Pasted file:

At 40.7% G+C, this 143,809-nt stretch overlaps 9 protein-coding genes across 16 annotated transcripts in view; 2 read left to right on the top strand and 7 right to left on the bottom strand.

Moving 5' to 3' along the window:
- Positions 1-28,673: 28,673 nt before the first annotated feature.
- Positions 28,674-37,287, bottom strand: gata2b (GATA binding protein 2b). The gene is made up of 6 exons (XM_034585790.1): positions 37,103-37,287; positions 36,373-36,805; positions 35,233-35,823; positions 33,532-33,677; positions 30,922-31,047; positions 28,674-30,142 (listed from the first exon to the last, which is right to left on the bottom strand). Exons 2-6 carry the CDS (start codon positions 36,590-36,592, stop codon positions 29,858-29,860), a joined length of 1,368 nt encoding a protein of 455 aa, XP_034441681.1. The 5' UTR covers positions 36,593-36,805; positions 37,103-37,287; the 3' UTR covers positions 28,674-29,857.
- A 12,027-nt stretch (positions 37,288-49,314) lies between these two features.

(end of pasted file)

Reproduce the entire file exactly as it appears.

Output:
At 40.7% G+C, this 143,809-nt stretch overlaps 9 protein-coding genes across 16 annotated transcripts in view; 2 read left to right on the top strand and 7 right to left on the bottom strand.

Moving 5' to 3' along the window:
- Positions 1-28,673: 28,673 nt before the first annotated feature.
- Positions 28,674-37,287, bottom strand: gata2b (GATA binding protein 2b). The gene is made up of 6 exons (XM_034585790.1): positions 37,103-37,287; positions 36,373-36,805; positions 35,233-35,823; positions 33,532-33,677; positions 30,922-31,047; positions 28,674-30,142 (listed from the first exon to the last, which is right to left on the bottom strand). Exons 2-6 carry the CDS (start codon positions 36,590-36,592, stop codon positions 29,858-29,860), a joined length of 1,368 nt encoding a protein of 455 aa, XP_034441681.1. The 5' UTR covers positions 36,593-36,805; positions 37,103-37,287; the 3' UTR covers positions 28,674-29,857.
- A 12,027-nt stretch (positions 37,288-49,314) lies between these two features.